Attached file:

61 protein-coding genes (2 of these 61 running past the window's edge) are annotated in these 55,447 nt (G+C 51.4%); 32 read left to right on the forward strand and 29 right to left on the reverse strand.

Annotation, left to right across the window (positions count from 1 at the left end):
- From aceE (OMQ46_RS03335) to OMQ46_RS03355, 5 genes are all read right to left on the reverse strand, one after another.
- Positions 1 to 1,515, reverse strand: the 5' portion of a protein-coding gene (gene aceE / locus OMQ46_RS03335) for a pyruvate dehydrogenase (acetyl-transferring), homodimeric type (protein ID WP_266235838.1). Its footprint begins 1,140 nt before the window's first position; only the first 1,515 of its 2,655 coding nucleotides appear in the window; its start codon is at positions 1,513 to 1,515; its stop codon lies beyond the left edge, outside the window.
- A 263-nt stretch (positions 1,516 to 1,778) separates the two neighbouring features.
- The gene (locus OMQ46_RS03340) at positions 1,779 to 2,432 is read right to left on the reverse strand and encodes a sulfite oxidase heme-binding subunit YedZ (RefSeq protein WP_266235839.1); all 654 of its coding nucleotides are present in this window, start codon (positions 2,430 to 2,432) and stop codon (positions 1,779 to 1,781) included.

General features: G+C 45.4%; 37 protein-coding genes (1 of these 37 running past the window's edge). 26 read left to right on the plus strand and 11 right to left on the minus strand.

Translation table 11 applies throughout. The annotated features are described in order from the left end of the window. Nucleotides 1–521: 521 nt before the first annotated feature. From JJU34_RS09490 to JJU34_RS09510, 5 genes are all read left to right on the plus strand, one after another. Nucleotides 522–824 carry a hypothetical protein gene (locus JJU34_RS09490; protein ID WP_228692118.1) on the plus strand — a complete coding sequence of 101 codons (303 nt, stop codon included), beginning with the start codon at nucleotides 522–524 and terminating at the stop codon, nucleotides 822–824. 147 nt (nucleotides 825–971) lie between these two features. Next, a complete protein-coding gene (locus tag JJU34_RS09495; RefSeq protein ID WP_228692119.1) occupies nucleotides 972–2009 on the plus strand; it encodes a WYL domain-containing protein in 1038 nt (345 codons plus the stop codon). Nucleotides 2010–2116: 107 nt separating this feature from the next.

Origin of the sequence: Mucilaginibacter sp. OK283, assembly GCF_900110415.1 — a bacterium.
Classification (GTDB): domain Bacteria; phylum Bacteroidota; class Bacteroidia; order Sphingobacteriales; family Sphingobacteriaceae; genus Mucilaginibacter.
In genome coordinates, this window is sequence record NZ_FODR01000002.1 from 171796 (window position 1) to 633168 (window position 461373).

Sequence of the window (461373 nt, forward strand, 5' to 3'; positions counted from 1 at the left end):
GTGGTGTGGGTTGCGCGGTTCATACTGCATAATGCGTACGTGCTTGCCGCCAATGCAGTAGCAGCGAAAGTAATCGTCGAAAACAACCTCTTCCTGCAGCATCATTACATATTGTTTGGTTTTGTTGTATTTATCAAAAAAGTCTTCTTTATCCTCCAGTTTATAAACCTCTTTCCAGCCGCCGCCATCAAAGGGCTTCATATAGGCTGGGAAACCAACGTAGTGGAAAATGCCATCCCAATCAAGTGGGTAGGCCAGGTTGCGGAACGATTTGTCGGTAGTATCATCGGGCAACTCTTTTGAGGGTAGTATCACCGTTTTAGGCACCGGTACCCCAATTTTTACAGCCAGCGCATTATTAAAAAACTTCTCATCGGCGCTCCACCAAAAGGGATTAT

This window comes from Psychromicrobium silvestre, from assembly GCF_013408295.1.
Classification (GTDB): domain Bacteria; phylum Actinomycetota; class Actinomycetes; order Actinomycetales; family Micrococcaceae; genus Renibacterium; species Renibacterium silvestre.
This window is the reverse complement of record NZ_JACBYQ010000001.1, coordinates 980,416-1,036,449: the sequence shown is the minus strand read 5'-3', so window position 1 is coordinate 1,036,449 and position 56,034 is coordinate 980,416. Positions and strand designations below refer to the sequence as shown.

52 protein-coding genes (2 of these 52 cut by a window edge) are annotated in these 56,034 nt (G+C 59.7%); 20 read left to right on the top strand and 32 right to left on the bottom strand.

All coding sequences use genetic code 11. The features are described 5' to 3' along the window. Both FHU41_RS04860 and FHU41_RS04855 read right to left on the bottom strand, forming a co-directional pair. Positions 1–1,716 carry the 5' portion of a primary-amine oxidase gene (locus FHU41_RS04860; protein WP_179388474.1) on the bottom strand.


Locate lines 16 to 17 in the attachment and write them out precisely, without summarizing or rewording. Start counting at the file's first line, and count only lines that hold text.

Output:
This window is the reverse complement of record NZ_JACBYQ010000001.1, coordinates 980,416-1,036,449: the sequence shown is the minus strand read 5'-3', so window position 1 is coordinate 1,036,449 and position 56,034 is coordinate 980,416. Positions and strand designations below refer to the sequence as shown.

52 protein-coding genes (2 of these 52 cut by a window edge) are annotated in these 56,034 nt (G+C 59.7%); 20 read left to right on the top strand and 32 right to left on the bottom strand.